Murder-for-hire suspect Chris Latham files for bankruptcy
Murder-for-hire suspect Chris Latham, a former banker who once commanded a $600,000 annual salary, has filed for bankruptcy as he sits in the Charleston County jail awaiting trial on allegations that he plotted to kill his wife.
An attorney for Latham, 50, filed the petition Tuesday in U.S. Bankruptcy Court, estimating that his client has no more than $50,000 in assets and about the same amount of debts. The filing does not list his debts or assets.
His attorney, Michael Drose of Charleston, could not be reached for comment Wednesday.
Columbia attorney George Cauthen, who represents Latham’s estranged wife, Nancy, declined to comment on the petition.
Chris Latham has complained of money problems in the past, including the $8,500 payments he was ordered to shell out monthly to support his wife while their divorce case winds its way toward trial.
The pair have been entangled for two years in a bitter divorce proceeding, in which each has accused the other of infidelity.
Federal criminal charges were filed against Chris Latham in August, about four months after allegations were made of a plot to kill Nancy Latham, a Mount Pleasant real estate agent and state lottery official. He is being held without bail in the county jail.
A judge issued an order this month that appointed a sequestrator who will take control of $99,000 Chris Latham has reportedly saved after the divorce was filed.
The sequestrator is ordered to use that money to pay unpaid and ongoing obligations to Nancy Latham, which had already been set in previous orders.
According to the order, the sequestrator is also ordered to liquidate Latham’s retirement and other investment accounts to pay the following: all fees associated with the sequestrator, $46,000 Chris Latham had previously received from Merrill Lynch without permission from the court to be paid to Nancy Latham, $100,000 to Chris and Nancy Latham as an advance to the marital estate, and $13,641 to Nancy Latham for her attorney fees generated since July 15.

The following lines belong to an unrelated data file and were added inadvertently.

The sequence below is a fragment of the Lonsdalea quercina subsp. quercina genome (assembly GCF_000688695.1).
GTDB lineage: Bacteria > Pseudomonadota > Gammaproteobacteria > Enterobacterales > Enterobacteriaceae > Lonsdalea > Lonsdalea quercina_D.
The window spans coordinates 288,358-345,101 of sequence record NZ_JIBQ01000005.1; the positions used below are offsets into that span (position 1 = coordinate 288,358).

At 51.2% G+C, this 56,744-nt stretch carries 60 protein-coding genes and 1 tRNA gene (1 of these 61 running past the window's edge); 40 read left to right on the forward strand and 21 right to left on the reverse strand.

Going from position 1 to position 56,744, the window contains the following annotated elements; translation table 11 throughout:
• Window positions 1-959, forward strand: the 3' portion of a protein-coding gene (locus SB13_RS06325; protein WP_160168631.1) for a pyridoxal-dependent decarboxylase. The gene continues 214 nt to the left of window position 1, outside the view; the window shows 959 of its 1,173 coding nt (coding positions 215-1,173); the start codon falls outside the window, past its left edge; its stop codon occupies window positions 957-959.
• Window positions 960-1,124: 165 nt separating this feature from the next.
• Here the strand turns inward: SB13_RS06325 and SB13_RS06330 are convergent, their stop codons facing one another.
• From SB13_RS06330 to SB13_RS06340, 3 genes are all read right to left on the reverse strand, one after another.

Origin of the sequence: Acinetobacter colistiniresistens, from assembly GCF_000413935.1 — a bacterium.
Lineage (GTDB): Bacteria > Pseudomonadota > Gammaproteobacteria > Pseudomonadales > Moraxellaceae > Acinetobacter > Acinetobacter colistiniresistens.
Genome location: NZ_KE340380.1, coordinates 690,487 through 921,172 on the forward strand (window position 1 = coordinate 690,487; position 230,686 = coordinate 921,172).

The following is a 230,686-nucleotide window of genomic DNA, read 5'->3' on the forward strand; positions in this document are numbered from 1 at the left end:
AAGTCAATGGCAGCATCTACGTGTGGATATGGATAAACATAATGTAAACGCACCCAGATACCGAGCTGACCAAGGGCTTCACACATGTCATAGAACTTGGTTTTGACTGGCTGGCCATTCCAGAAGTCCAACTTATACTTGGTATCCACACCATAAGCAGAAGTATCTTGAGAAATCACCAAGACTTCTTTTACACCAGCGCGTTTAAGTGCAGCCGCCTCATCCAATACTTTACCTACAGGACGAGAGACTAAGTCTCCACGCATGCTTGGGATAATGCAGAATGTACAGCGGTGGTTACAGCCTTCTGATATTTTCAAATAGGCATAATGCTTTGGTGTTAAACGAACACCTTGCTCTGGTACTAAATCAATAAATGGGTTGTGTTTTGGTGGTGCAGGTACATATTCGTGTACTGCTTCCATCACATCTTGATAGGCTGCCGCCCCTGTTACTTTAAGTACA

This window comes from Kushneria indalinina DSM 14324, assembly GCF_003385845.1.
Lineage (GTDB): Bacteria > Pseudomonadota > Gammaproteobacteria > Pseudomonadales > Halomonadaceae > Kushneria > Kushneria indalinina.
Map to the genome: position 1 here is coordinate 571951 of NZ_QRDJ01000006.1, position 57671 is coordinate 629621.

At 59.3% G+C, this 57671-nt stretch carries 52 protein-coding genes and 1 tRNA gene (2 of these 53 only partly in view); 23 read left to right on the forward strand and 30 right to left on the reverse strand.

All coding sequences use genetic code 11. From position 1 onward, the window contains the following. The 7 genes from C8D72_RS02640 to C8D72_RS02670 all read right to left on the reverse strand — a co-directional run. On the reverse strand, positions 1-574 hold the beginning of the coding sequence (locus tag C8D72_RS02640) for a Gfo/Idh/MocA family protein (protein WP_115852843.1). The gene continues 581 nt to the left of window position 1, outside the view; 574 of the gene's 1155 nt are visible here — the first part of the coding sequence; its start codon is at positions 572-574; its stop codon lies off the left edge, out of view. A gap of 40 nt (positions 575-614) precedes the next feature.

Latham’s attorneys had argued that he is unemployed, has no income and is without the means to pay the current level of support his wife has been receiving. He left his high-paying job at Bank of America in May.
The subject of Chris Latham’s finances has come up several times throughout the criminal and divorce cases, and federal prosecutors questioned during one hearing in the criminal proceeding whether Latham was bankrolling the legal bills for 37-year-old Wendy Moore, his girlfriend and co-defendant.
A sealed motion filed in the criminal case in September by federal prosecutors lists a number of checks totaling between $25,000 and $90,000 as exhibits. Those exhibits also are sealed, but attached descriptions list payments to attorneys for Moore and her ex-husband, Samuel Yenawine, a former co-defendant in the case who committed suicide while in custody in June.
In addition to Yenawine and Moore, charged in the case are Yenawine’s girlfriend, Rachel Palmer, 36, and his former prison cellmate, Russell Wilkinson, 39, both of Louisville. Wilkinson told Charleston police about the alleged plot after he was pulled over on the city’s East Side while trying to buy heroin in April, according to court documents.